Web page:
Since this is a really tricky situation, the vet may skip the diagnosis part and jump straight to the treatment part in this critical situation. The treatment will be as fast and as aggressive as possible to keep your dog safe and sound.
The main aim of this fast and aggressive course of action is to prevent drastic symptoms from happening due to hypoglycemia. The first thing that your vet may try to do would be to induce vomiting so as to get the gum out of your dog’s system.
The goal of this is that your dog doesn’t absorb a lot of xylitol.
But what about the antidote?
Well, the problem is that there isn’t an antidote developed for xylitol. So, it is probable that your vet may hospitalize your dog. He may even give your friend some IV fluids and liver protectants and may even perform blood work.
Ultimately, the gum will pass naturally, and there won’t be any need to worry more about xylitol toxicity.
Prevention is Better Than Cure
As you can see, your dog having some of that sugar-free gum can turn into an awful thing. So, it is really important for you to try and make your house a safer place for your dog and try to eliminate the possibility of your dog even having gum!
Ready for some gum-proofing? Well, let’s begin!
So, you know that chocolate is toxic to your dog, and I’m sure you don’t keep it lying around the house. You need to be more cautious with the sugar-free gum lying around in the house.
Why do you ask?
Well, the thing is that xylitol is about 100 times (yes, one hundred!) more toxic than chocolate. So, hide that gum, y’all.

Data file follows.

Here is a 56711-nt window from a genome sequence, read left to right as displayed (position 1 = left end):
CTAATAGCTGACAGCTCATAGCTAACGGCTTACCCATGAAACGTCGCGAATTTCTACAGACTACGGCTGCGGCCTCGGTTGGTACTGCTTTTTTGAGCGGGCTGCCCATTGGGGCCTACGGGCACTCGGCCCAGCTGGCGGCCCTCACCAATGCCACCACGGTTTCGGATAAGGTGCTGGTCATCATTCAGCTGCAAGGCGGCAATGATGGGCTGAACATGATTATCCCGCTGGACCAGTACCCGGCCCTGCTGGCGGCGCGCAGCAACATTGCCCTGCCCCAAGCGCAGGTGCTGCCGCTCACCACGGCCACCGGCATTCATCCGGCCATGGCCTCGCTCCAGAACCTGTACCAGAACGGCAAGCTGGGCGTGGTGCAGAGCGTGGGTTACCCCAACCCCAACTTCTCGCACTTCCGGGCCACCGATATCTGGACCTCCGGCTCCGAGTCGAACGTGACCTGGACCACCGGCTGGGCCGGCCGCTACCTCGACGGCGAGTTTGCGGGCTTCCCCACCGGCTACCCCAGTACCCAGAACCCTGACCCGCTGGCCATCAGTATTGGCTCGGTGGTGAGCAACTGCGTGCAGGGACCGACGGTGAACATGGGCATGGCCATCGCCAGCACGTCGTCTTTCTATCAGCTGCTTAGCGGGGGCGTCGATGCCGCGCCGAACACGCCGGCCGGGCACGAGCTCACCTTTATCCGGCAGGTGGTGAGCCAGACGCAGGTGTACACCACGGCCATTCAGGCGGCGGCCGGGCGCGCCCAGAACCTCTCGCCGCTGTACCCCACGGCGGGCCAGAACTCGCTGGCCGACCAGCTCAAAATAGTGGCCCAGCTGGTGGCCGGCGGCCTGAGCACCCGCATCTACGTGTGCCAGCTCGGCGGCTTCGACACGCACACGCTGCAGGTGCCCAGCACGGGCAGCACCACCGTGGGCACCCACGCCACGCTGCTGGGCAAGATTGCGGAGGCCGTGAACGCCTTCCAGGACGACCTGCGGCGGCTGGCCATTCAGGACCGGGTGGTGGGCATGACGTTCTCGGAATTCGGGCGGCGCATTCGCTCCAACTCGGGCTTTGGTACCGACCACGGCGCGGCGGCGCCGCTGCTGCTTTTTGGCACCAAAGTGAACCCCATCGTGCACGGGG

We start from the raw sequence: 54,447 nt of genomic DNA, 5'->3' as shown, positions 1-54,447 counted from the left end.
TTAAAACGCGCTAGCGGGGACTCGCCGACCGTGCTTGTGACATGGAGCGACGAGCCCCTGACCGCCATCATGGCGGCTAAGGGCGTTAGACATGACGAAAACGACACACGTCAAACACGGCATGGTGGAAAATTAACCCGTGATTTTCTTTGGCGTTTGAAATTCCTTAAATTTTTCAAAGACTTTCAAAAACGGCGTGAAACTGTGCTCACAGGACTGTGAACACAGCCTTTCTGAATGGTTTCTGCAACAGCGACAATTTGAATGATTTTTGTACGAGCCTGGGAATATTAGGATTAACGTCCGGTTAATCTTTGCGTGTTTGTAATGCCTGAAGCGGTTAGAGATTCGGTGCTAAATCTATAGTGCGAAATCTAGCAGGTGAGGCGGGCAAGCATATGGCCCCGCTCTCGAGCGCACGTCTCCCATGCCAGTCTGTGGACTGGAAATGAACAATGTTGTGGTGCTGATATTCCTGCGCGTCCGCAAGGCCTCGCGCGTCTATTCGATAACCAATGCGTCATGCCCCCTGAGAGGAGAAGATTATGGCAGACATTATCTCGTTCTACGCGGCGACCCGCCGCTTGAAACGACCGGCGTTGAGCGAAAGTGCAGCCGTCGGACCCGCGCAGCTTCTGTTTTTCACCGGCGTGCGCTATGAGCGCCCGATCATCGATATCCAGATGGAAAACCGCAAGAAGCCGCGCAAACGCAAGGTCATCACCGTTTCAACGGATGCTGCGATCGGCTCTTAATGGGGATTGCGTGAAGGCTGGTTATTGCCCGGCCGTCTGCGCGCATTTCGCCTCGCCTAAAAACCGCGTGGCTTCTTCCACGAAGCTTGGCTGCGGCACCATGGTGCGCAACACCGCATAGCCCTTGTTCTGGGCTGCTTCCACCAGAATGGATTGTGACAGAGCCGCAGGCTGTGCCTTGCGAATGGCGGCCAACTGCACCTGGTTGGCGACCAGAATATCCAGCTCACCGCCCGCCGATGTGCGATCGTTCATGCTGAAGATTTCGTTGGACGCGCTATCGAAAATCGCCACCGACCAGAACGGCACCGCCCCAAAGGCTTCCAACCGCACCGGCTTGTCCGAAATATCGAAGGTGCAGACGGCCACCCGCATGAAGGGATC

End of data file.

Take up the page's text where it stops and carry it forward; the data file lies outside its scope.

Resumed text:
Let’s do some math, shall we?
Let’s assume that you’ve got a tiny furry munchkin, like a 10-pound Maltese. Well, with him, about half a bar of chocolate may prove to be possibly fatal.
Now, compare that to your favorite cinnamon Trident, and you’ll find that it’ll only take three pieces of it to do the exact same damage to your pup.
Take It Seriously!
You must be wondering exactly what I am getting at here by talking about chocolates and bubble gum.
Well, I’m trying to tell you that you shouldn’t take this lightly. This, instead, needs to be a cause for panic. We all know about chocolate’s toxic nature for dogs, and it’s been engraved into our minds that we keep chocolate far away from our pup’s reach unconsciously.
The thing is that…
When it comes to gum, we slack, maybe because of a lack of knowledge. Now, do the math; when only three pieces of gum can prove deadly, we should be extra cautious with keeping gum around the house before anything dangerous can happen.
Now, as common sense suggests, you need to keep your guilty pleasure pack of gums in lock up!
Okay, you don’t need to be THAT cautious, but you should for sure try to nip the problem right in the bud and stop the awfulness before it even happens. Make sure that you don’t leave any gum in places that your dog can access with its mouth.
Another thing to note is that it’s not just cats that are curious by nature. If your dog finds you having a piece of gum, he’d want to join in, too!
Apart from that, I even suggest that you keep a check on all the products in your house that happen to contain xylitol, like cough syrup, mouthwash, etc. Make sure that you keep such items as far from your dog’s reach as possible.
In fact, you can keep a locked cabinet for all those things that contain xylitol in them just to ensure no accidents occur.
So, Where Do We Stand?
So, let’s take a quick recap, shall we?
Well, first and foremost, you need to realize that gum is not good for your dog at all because they stay in your dog’s system for what seems like forever and may do some damage while inside.
- Gums that contain real sugar are better than sugar-free ones, and you don’t need to panic if your dog takes some.
- Sugar-free gums contain xylitol which is toxic for your dog and can cause many problems like hypoglycemia, low blood sugar, and even liver failure!
- The thing to note here is that you need to take your dog to the vet as soon as possible because you can see the toxic effects within 15 minutes of your dog ingesting it.
- The prognosis is really good for your dog if you’ve caught this soon enough.
- Prevention is better than the cure here, so make sure that you keep sugar-free gums away from your dog!
I hope that I was able to help you with your question today. Always know that in such events, preventions are better than cure.